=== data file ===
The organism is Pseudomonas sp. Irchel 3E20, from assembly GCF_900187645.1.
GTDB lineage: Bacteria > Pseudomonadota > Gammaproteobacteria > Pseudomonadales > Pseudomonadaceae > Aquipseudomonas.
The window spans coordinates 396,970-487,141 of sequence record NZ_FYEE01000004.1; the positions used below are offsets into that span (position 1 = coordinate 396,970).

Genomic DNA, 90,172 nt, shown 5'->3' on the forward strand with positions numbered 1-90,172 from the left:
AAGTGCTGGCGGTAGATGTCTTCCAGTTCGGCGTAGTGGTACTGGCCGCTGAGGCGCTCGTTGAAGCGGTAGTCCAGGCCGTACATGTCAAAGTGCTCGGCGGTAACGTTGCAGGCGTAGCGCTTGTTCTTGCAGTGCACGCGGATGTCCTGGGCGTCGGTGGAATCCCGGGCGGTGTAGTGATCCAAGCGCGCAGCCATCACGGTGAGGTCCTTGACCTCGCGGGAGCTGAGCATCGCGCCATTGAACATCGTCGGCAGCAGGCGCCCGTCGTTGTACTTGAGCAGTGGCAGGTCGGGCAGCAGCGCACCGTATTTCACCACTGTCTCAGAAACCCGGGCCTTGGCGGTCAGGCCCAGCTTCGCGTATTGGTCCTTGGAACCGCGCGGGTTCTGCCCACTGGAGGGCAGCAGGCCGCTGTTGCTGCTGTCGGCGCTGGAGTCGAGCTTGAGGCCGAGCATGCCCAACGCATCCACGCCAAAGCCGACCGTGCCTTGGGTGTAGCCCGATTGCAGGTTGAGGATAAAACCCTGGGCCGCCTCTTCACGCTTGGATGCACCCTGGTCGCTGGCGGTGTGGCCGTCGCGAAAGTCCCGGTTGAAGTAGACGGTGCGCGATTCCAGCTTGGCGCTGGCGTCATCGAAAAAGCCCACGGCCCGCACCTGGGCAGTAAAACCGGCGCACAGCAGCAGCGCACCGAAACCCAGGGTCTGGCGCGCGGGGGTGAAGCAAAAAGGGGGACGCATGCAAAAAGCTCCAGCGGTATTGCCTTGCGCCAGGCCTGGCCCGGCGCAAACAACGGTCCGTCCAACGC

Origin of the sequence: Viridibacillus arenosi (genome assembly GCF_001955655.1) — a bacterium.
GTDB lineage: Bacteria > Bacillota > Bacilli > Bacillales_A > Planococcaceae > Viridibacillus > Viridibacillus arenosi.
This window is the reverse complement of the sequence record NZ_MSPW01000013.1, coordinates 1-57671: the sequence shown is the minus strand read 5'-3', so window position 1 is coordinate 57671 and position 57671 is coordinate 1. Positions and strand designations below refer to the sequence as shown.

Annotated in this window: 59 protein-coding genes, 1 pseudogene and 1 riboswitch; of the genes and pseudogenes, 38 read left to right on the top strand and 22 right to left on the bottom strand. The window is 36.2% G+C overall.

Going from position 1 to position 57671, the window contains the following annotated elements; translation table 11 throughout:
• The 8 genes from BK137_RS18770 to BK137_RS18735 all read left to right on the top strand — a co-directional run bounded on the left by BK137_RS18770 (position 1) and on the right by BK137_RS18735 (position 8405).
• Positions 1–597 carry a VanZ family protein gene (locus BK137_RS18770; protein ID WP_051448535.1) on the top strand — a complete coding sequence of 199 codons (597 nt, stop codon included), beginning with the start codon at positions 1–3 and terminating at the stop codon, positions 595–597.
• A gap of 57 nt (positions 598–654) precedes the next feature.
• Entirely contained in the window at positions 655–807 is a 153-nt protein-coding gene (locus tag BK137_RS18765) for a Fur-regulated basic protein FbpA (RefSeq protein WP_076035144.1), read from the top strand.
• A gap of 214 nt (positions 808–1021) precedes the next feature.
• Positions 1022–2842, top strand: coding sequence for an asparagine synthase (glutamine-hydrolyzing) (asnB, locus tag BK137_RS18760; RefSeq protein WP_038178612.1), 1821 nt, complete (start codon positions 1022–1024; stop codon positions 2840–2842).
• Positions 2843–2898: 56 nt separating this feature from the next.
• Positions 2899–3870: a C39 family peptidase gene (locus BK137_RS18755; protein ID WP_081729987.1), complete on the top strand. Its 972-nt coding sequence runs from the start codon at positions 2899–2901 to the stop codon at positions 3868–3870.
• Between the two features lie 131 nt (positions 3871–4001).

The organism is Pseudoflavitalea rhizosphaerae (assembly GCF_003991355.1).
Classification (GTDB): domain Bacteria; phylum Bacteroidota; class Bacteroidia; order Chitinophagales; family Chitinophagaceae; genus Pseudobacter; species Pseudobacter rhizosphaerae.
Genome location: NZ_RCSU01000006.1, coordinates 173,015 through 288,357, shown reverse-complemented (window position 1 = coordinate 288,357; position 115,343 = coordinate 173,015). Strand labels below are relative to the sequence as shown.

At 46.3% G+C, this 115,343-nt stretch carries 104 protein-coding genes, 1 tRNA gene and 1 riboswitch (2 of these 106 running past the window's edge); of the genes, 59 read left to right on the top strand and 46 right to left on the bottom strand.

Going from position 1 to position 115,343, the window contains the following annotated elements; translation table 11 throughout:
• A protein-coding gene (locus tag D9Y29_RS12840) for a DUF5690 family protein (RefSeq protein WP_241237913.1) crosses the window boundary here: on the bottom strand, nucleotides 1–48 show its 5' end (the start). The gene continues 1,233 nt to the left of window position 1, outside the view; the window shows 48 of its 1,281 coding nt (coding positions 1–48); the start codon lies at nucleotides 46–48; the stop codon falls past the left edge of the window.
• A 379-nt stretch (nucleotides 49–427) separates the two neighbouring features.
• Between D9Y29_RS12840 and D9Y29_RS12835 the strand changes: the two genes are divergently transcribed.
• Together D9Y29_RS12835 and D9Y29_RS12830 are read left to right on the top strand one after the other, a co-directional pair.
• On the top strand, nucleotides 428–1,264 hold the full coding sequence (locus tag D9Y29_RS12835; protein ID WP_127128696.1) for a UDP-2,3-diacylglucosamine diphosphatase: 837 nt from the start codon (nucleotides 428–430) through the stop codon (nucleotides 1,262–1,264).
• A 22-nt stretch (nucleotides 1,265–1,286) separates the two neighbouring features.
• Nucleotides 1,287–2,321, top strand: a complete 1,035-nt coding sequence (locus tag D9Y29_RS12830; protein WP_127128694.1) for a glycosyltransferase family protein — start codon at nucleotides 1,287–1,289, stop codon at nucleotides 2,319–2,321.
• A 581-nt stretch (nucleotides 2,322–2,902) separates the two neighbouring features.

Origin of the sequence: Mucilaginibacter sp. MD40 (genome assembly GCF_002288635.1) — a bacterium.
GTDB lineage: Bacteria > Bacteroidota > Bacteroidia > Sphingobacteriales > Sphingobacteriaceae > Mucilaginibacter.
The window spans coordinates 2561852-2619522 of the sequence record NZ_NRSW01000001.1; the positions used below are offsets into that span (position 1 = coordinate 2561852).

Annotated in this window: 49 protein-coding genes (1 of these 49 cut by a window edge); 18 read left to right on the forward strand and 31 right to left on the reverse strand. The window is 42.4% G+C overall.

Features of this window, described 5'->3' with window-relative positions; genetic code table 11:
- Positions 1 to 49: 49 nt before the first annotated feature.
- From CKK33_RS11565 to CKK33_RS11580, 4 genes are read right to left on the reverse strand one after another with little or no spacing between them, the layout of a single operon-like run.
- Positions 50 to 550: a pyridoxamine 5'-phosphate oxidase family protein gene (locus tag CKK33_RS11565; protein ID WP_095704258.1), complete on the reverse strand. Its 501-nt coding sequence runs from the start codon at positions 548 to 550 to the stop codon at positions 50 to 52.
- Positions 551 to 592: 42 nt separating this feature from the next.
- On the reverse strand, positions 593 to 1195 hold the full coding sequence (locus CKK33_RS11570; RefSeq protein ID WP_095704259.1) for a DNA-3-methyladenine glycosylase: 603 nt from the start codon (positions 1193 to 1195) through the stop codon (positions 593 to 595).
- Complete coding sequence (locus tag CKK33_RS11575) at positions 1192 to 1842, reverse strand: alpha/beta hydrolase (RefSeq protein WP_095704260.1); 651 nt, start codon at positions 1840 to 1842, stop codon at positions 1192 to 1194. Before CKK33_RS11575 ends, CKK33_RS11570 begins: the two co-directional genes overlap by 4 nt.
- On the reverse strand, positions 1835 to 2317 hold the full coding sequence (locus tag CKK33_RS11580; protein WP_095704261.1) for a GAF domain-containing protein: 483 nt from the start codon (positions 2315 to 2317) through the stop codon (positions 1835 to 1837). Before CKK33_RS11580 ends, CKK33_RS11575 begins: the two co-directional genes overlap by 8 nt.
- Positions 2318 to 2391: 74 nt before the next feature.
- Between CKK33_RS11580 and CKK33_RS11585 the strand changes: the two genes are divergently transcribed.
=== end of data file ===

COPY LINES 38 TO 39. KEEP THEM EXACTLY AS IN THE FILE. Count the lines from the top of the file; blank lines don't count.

- Positions 1 to 49: 49 nt before the first annotated feature.
- From CKK33_RS11565 to CKK33_RS11580, 4 genes are read right to left on the reverse strand one after another with little or no spacing between them, the layout of a single operon-like run.